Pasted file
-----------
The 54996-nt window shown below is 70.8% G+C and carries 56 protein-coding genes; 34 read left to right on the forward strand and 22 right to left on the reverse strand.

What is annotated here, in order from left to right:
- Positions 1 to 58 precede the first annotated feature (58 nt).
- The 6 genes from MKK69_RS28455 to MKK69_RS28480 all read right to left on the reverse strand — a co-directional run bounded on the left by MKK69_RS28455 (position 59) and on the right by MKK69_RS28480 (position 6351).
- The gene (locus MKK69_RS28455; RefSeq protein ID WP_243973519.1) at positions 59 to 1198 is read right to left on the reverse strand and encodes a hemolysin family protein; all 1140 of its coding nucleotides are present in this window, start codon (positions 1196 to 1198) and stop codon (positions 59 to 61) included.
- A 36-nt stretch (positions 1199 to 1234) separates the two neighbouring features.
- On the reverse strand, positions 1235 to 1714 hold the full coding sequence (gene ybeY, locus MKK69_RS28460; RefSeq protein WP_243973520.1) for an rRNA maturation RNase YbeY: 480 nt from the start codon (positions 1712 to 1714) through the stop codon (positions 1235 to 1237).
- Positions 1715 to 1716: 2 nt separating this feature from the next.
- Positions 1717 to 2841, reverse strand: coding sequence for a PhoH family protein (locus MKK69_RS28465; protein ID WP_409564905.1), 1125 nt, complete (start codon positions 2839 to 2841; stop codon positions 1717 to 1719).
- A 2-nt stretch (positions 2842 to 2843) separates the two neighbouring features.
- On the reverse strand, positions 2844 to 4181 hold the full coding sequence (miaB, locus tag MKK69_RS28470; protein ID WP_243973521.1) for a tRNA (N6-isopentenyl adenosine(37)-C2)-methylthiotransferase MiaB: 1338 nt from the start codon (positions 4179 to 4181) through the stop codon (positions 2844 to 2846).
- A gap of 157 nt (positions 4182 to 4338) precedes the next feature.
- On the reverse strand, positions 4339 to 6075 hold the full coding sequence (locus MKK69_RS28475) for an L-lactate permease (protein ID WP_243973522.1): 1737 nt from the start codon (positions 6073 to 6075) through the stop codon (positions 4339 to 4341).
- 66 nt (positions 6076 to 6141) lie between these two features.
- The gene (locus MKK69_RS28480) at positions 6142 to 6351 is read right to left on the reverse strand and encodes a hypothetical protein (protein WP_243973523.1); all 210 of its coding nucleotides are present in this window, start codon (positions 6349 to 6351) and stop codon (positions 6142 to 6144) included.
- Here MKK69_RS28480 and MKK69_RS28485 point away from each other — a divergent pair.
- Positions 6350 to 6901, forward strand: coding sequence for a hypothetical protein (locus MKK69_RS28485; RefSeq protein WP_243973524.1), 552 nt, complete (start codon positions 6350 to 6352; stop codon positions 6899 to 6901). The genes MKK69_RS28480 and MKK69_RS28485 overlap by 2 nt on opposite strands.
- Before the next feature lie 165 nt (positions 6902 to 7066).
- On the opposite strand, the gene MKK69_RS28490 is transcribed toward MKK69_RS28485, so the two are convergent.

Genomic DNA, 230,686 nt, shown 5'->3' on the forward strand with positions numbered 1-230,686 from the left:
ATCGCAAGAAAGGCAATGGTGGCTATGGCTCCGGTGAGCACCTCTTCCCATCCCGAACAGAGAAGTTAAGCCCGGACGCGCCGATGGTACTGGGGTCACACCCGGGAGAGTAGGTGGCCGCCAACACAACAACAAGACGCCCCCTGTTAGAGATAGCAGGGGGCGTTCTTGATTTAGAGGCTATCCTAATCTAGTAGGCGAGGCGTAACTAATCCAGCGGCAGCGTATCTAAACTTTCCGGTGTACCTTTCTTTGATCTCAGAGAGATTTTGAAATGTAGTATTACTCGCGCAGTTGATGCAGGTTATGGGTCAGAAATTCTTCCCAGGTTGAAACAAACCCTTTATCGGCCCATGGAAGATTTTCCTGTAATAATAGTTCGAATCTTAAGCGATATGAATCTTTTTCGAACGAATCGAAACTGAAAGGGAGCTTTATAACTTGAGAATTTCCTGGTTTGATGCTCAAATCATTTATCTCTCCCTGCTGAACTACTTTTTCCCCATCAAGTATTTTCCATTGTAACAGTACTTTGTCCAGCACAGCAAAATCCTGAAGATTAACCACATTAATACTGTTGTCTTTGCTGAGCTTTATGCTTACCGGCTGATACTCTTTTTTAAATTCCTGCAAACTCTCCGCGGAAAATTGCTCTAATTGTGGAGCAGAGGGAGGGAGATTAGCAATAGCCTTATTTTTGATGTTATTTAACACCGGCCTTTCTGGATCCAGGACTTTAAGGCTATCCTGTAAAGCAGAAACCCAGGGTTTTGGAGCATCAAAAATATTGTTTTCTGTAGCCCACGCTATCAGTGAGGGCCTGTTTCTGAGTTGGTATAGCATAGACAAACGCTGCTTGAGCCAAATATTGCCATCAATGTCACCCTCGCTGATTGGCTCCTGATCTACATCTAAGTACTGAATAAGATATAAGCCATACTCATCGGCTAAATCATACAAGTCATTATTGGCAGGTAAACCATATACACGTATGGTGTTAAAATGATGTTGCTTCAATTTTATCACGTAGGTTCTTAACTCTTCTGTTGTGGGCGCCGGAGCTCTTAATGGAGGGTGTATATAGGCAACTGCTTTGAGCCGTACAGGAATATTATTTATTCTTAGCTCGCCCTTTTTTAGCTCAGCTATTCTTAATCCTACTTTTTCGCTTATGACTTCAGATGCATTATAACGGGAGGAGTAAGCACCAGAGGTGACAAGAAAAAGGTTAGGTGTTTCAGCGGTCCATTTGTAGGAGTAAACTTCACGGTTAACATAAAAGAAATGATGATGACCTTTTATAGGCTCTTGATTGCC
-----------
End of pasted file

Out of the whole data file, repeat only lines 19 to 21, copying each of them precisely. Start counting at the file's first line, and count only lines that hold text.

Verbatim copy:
- On the opposite strand, the gene MKK69_RS28490 is transcribed toward MKK69_RS28485, so the two are convergent.

Genomic DNA, 230,686 nt, shown 5'->3' on the forward strand with positions numbered 1-230,686 from the left:
ATCGCAAGAAAGGCAATGGTGGCTATGGCTCCGGTGAGCACCTCTTCCCATCCCGAACAGAGAAGTTAAGCCCGGACGCGCCGATGGTACTGGGGTCACACCCGGGAGAGTAGGTGGCCGCCAACACAACAACAAGACGCCCCCTGTTAGAGATAGCAGGGGGCGTTCTTGATTTAGAGGCTATCCTAATCTAGTAGGCGAGGCGTAACTAATCCAGCGGCAGCGTATCTAAACTTTCCGGTGTACCTTTCTTTGATCTCAGAGAGATTTTGAAATGTAGTATTACTCGCGCAGTTGATGCAGGTTATGGGTCAGAAATTCTTCCCAGGTTGAAACAAACCCTTTATCGGCCCATGGAAGATTTTCCTGTAATAATAGTTCGAATCTTAAGCGATATGAATCTTTTTCGAACGAATCGAAACTGAAAGGGAGCTTTATAACTTGAGAATTTCCTGGTTTGATGCTCAAATCATTTATCTCTCCCTGCTGAACTACTTTTTCCCCATCAAGTATTTTCCATTGTAACAGTACTTTGTCCAGCACAGCAAAATCCTGAAGATTAACCACATTAATACTGTTGTCTTTGCTGAGCTTTATGCTTACCGGCTGATACTCTTTTTTAAATTCCTGCAAACTCTCCGCGGAAAATTGCTCTAATTGTGGAGCAGAGGGAGGGAGATTAGCAATAGCCTTATTTTTGATGTTATTTAACACCGGCCTTTCTGGATCCAGGACTTTAAGGCTATCCTGTAAAGCAGAAACCCAGGGTTTTGGAGCATCAAAAATATTGTTTTCTGTAGCCCACGCTATCAGTGAGGGCCTGTTTCTGAGTTGGTATAGCATAGACAAACGCTGCTTGAGCCAAATATTGCCATCAATGTCACCCTCGCTGATTGGCTCCTGATCTACATCTAAGTACTGAATAAGATATAAGCCATACTCATCGGCTAAATCATACAAGTCATTATTGGCAGGTAAACCATATACACGTATGGTGTTAAAATGATGTTGCTTCAATTTTATCACGTAGGTTCTTAACTCTTCTGTTGTGGGCGCCGGAGCTCTTAATGGAGGGTGTATATAGGCAACTGCTTTGAGCCGTACAGGAATATTATTTATTCTTAGCTCGCCCTTTTTTAGCTCAGCTATTCTTAATCCTACTTTTTCGCTTATGACTTCAGATGCATTATAACGGGAGGAGTAAGCACCAGAGGTGACAAGAAAAAGGTTAGGTGTTTCAGCGGTCCATTTGTAGGAGTAAACTTCACGGTTAACATAAAAGAAATGATGATGACCTTTTATAGGCTCTTGATTGCC